Guide to Making This Your Best Season Yet!


Parents play an extremely important role in the enjoyment and the outcome in athletes’ sports experience. We have seen athletes that lost college playing opportunities due to their parents being overbearing. On the other side of things, we have also seen parents that have helped their children to overcome some of the more challenging obstacles in sports. Here are the dos and don’ts for creating a positive experience for your player.

Have you ever found yourself walking the thin-line between encouraging your kids or interfering with your kids development in athletics? If handled correctly with both the athlete and parents working together, the athletic experience can be extremely positive. Everyone in the process must always remember that the kids’ needs come first.  

There are many kids (95%) that choose to play sports because they truly enjoy it. They have fun while playing and have learned to love the game. While this is the case, it has also be found that by the age of 12, 70% of all young athletes stop. They stop practicing, stop playing, and stop putting forth the effort takes to take them to higher levels. As parents, it is not just your job to try and keep you children playing the sports they love, but showing them how much of an impact sports can have in their lives.

This guide for parents was adapted from one of my favorite coaches, Bruce Brown. This is so we can work as a team and make your players the best they can be!

Roles and Responsibilities of Parents

Our first role as parents is to share expectations. Share your expectations you have for your kids, have them share their expectations they have as an athlete, and learn what the coach expects from everyone. A clear understanding of every role between parents, coaches and athletes is essential. This allows for there to be more open communication between families, and all the frustration along with any doubt can be put aside. That way athletes are not getting stuck in the middle between what their coach expects of them but also what their parents expect of them.

Second, you have to know your coach. The best thing a parent can do is let go when it comes to the game. Knowing and trusting your coach makes it easy to do this and there are a number of ways parents can build that trust with the coach. To help your child’s overall experience, talk to the coach about the treatment of your child (both physical and mental). Talk to them about the positives, negative and how to help improve those negatives. You can also talk to them about how your child is behaving, but you don’t want to talk negatively about the way the coach is training the team. That includes the playing time of your child, strategies/plays and the other kids on the team. Having these types of conversations with your coach will have clear expectations of what everyone can be improving on while also establishing a level of respect.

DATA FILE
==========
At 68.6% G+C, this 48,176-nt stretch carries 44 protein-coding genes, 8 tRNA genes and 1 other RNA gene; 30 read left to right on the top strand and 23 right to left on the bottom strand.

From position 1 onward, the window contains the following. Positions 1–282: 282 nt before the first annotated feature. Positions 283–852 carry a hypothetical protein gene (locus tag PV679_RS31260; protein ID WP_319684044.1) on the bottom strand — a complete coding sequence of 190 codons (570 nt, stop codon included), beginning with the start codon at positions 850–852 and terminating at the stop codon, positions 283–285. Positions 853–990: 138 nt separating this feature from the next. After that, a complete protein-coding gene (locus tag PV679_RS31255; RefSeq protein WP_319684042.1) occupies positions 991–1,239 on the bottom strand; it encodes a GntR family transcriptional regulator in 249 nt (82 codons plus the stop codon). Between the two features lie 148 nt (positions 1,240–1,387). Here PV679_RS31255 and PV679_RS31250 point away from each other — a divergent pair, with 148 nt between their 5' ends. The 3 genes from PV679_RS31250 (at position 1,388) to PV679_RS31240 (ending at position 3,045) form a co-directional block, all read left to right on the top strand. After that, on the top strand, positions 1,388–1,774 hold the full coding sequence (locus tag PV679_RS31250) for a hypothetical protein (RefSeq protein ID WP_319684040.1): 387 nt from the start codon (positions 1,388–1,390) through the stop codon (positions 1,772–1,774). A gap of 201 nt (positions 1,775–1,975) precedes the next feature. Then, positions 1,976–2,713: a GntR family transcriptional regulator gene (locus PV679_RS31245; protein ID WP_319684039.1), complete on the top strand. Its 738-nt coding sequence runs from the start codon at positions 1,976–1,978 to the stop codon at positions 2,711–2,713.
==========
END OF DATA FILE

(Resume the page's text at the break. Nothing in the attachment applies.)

Now, what do athletes need the most from their parents? That’s easy.

Be a role model. Show the appropriate behavior you want your kids show both on and off the court. Kids are constantly looking up to you and will mimic the way you react in certain situations. This behavior also includes what you choose to focus on. When you focus on your child alone, they will only care about their individual performance. On the other hand, if you focus on the team as whole, they will focus on working with and helping their team. Overall, your kids need role models and mentors. As parents, you need to be the role models, because your kids only need one mentor, one instructional voice and that is the coach. They should be the only ones offering advice during practices and games.  

Now, your responsibilities as a parent do not end when the games are over. They continue after the game as well. As we just mentioned, the one instructional voice should be that of the coach. That means that after the game, you do not want to put on your “coach’s hat” and tell them what they did good and what they did bad. Instead, you want to listen to their reflection of the game and tie everything back to their goals. Bring it back to the bigger picture. That way you children aren’t looking back on the game in a negative light and losing all confidence. Instead, giving them the time and space to reflect on the game without any criticism will open up conversation and build confidence in the long run.  

At Watts Basketball, we feel the benefit of playing sports is that kids are given the opportunity to learn how to work and get along with others, take risks on the court, set and achieve goals by developing positive work habits, to succeed and fail with dignity, and develop friendships that can last a lifetime. This becomes a lot easier if parents are all on the same page and have clear expectations at the start of the season. Sometimes, previous habits are difficult to break, but we want to work together as a team to make sure your children have the best season yet.

Watts Basketball is Seattle’s premiere institution for player development. Through basketball, we teach strength, concentration, tenacity, and enjoyment of the game. We do all this because we believe basketball skills empower personal growth. That’s what makes us Gamechangers. For Life.

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